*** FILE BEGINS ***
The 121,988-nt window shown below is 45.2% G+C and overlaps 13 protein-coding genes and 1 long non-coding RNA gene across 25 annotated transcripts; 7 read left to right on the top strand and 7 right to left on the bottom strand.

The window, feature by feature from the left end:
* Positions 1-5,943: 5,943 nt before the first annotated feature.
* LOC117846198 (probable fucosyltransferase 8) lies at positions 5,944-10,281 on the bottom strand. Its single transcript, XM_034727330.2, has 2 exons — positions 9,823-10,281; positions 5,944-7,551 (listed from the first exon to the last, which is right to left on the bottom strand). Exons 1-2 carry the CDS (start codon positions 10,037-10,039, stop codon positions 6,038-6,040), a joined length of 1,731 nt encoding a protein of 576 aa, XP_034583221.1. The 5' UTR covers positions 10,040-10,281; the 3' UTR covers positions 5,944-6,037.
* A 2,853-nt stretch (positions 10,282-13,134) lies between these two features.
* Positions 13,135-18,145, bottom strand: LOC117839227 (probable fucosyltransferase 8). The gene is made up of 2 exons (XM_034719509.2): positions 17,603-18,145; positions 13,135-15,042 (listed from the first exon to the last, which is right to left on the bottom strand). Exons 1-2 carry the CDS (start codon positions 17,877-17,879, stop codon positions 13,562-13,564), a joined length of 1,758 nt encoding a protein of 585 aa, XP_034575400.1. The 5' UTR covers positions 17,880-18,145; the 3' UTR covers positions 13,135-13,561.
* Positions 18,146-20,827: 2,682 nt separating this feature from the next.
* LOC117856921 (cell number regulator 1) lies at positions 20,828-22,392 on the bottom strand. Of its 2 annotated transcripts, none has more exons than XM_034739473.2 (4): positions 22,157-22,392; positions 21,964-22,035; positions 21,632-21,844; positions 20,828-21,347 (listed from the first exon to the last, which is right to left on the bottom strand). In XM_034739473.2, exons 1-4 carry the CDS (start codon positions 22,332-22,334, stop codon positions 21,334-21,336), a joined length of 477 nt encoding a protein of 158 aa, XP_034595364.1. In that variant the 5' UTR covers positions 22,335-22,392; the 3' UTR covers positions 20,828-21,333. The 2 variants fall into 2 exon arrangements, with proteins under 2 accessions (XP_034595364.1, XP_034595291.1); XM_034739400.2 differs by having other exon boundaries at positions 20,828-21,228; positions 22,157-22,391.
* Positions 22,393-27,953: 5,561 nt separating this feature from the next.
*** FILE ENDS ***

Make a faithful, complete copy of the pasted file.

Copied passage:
The 121,988-nt window shown below is 45.2% G+C and overlaps 13 protein-coding genes and 1 long non-coding RNA gene across 25 annotated transcripts; 7 read left to right on the top strand and 7 right to left on the bottom strand.

The window, feature by feature from the left end:
* Positions 1-5,943: 5,943 nt before the first annotated feature.
* LOC117846198 (probable fucosyltransferase 8) lies at positions 5,944-10,281 on the bottom strand. Its single transcript, XM_034727330.2, has 2 exons — positions 9,823-10,281; positions 5,944-7,551 (listed from the first exon to the last, which is right to left on the bottom strand). Exons 1-2 carry the CDS (start codon positions 10,037-10,039, stop codon positions 6,038-6,040), a joined length of 1,731 nt encoding a protein of 576 aa, XP_034583221.1. The 5' UTR covers positions 10,040-10,281; the 3' UTR covers positions 5,944-6,037.
* A 2,853-nt stretch (positions 10,282-13,134) lies between these two features.
* Positions 13,135-18,145, bottom strand: LOC117839227 (probable fucosyltransferase 8). The gene is made up of 2 exons (XM_034719509.2): positions 17,603-18,145; positions 13,135-15,042 (listed from the first exon to the last, which is right to left on the bottom strand). Exons 1-2 carry the CDS (start codon positions 17,877-17,879, stop codon positions 13,562-13,564), a joined length of 1,758 nt encoding a protein of 585 aa, XP_034575400.1. The 5' UTR covers positions 17,880-18,145; the 3' UTR covers positions 13,135-13,561.
* Positions 18,146-20,827: 2,682 nt separating this feature from the next.
* LOC117856921 (cell number regulator 1) lies at positions 20,828-22,392 on the bottom strand. Of its 2 annotated transcripts, none has more exons than XM_034739473.2 (4): positions 22,157-22,392; positions 21,964-22,035; positions 21,632-21,844; positions 20,828-21,347 (listed from the first exon to the last, which is right to left on the bottom strand). In XM_034739473.2, exons 1-4 carry the CDS (start codon positions 22,332-22,334, stop codon positions 21,334-21,336), a joined length of 477 nt encoding a protein of 158 aa, XP_034595364.1. In that variant the 5' UTR covers positions 22,335-22,392; the 3' UTR covers positions 20,828-21,333. The 2 variants fall into 2 exon arrangements, with proteins under 2 accessions (XP_034595364.1, XP_034595291.1); XM_034739400.2 differs by having other exon boundaries at positions 20,828-21,228; positions 22,157-22,391.
* Positions 22,393-27,953: 5,561 nt separating this feature from the next.